Caring for your Caregiver: Busting Burn-Out

Sometimes I marvel at how easy activities of daily living were before my spinal cord injury about nine years ago. Now simple tasks like exiting my bed, showering and dressing are time-consuming and require considerable assistance.

cassandra and caregiver

Finding good caregivers can be difficult because the work isn’t easy and Medicaid-provided services don’t pay caregivers well. Keeping good caregivers is important, and taking care of them in return is essential. Avoiding caregiver “burnout” makes keeping good care more likely.

Caregiver burnout is a state of physical, emotional and mental exhaustion brought on by providing care.

Memories of my experience motivate me to warn other families of burnout risks.

The first caregiver in my life to experience the phenomenon was my brother, who had taken on my care upon my diagnosis. The stress exacerbated his addiction issues, and he turned to alcoholism. My daughter, a young teen at the time, took on my care nearly full time, for lack of funds and a local caregiver agency. Her academic progress, social life, and worst of all mental health suffered greatly.

Burnout can lead to tension and emotional outbursts, overwhelming guilt on both sides and ultimately destroy relationships. For these reasons sometimes it’s not ideal to have a family member as a caregiver, although lack of resources can limit our options.

My relationships with my family were scarred but spared, as I opted to move into nursing facilities, eventually moving out on my own only after establishing service with multiple caregiver agencies. The agencies are located an hour away in the city, however, and only a few local caregivers are employed through them. Helping these caregivers avoid burnout is essential, or I will end up back in an institution.

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How can you take care of your caregiver?

  • Employ multiple caregivers if possible

Even the best caregivers need breaks or days off, especially if they’re sick. That’s why employing more than one caregiver is important. Ask your health insurance if home health can take over a shift. Ask for 2 caregivers per shift for Hoyer transfers and showers.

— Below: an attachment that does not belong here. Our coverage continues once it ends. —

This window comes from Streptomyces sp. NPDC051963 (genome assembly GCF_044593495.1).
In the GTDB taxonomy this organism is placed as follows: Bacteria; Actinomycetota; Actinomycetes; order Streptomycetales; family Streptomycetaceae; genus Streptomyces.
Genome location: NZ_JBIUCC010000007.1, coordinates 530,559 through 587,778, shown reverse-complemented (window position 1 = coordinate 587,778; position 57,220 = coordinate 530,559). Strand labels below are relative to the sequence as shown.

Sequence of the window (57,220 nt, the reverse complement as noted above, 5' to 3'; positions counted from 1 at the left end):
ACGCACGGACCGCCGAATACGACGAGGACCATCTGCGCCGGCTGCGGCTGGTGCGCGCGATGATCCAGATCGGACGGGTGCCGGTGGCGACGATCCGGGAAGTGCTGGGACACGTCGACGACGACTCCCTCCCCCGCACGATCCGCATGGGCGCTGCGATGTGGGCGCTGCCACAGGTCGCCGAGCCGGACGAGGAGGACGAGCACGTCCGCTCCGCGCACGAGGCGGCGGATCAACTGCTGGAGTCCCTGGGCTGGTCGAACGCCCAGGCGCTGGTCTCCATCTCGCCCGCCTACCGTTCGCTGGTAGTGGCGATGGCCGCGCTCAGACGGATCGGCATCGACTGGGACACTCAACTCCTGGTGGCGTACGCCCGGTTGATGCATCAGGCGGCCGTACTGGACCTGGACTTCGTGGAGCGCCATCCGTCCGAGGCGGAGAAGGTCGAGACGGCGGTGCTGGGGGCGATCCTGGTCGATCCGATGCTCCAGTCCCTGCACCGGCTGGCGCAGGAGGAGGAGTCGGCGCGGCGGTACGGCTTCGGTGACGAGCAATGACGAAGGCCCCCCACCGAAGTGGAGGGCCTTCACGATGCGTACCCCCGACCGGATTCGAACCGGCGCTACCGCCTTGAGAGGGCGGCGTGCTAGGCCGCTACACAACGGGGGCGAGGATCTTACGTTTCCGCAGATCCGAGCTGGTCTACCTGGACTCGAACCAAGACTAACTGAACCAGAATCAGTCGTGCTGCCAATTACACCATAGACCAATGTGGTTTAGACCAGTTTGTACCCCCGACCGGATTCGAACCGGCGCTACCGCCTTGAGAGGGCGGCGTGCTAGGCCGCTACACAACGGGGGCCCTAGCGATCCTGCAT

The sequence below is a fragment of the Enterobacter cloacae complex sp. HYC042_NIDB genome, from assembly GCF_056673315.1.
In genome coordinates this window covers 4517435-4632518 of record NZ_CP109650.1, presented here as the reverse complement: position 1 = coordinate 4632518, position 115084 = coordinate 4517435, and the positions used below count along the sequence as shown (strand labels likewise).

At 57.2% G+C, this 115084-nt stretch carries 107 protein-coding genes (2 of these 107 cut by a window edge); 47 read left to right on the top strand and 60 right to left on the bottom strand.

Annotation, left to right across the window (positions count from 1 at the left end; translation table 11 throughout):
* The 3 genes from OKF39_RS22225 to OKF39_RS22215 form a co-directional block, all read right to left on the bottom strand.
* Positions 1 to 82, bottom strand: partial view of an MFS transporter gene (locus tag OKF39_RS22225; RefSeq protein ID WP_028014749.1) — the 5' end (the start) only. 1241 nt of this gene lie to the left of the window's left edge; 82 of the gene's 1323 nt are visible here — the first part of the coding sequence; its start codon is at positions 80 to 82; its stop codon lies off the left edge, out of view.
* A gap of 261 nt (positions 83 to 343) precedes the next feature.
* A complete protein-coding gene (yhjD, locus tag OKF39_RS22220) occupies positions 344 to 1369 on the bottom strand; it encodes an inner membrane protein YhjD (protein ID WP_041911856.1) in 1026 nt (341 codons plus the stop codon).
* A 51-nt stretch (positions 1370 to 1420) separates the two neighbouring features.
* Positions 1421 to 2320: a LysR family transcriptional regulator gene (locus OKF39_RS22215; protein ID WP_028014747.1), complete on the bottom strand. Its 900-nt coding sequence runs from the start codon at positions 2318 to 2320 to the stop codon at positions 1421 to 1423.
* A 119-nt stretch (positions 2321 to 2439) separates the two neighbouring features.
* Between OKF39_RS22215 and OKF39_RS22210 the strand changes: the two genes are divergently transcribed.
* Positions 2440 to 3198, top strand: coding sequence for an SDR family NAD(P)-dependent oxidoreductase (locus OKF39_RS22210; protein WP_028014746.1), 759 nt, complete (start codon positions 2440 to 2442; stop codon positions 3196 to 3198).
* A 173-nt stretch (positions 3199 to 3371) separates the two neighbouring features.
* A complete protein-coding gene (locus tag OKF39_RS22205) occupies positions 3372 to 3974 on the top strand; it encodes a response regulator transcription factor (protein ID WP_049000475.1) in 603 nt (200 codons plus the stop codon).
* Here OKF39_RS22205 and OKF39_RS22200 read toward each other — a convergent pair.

• Participate in respite care

If you have a live-in caregiver, or just one caregiver who does not have a day off, you may be eligible to participate in respite care. This might look like spending a few nights in a skilled nursing facility each month or having another caregiver come in for a couple of shifts. If you’re on Medicaid you should be eligible for respite care in the event you are eligible for homecare.


  • Offer support group resources

The Christopher & Dana Reeve Foundation offers free mentoring through the Peer & Family Support Program for caregivers of people with SCI or other forms of paralysis. Caring can be challenging emotionally, and talking with other caregivers can be helpful.


  • Show your appreciation

Caregiving is both challenging and rewarding. Our lives work because our caregivers show up to work, and the value they bring to our lives cannot be overstated. Avoid allowing the care routine's monotony to discredit the work's value. Express your gratitude often, in many ways. Gratitude looks like thanks, compliments, and lots of acknowledgment on the hardest days. If you’re able, it may look like a gift certificate for a massage or a thoughtful gift. It can be access to the coffee in the kitchen or a surprise lunch delivered.

In the years since my injury, my life has been blessed with caregivers, from my doting daughter to dear friends, to caregivers I found on social media and paid in cash. Some have been incredible, but many burned out fast. I’ve learned to be mindful of my caregivers’ needs and observant of their moods. I’ve learned to advocate for them, their time off, and decent pay. It’s not a position I ever thought I’d be in but I’m learning to handle it with grace.

Caring for a person with paralysis truly does take a special kind of giver. Keeping them is crucial. Take care of your caregiver!

About the Author: Cassandra Brandt is an Arizona-based author and advocate for marginalized people. You can find her books on Amazon.

About the Author - EmpowHer Stories

This blog is a part of the Disability EmpowHer Network and the Christopher & Dana Reeve Foundation collaborative blogging program, which uplifts the voices of women and girls with spinal cord disabilities.

EmpowHer Stories

The opinions expressed in these blogs are the author's own and do not necessarily reflect the views of the Christopher & Dana Reeve Foundation.

The National Paralysis Resource Center website is supported by the Administration for Community Living (ACL), U.S. Department of Health and Human Services (HHS) as part of a financial assistance award totaling $10,000,000 with 100 percent funding by ACL/HHS. The contents are those of the author(s) and do not necessarily represent the official views of, nor an endorsement by, ACL/HHS, or the U.S. Government.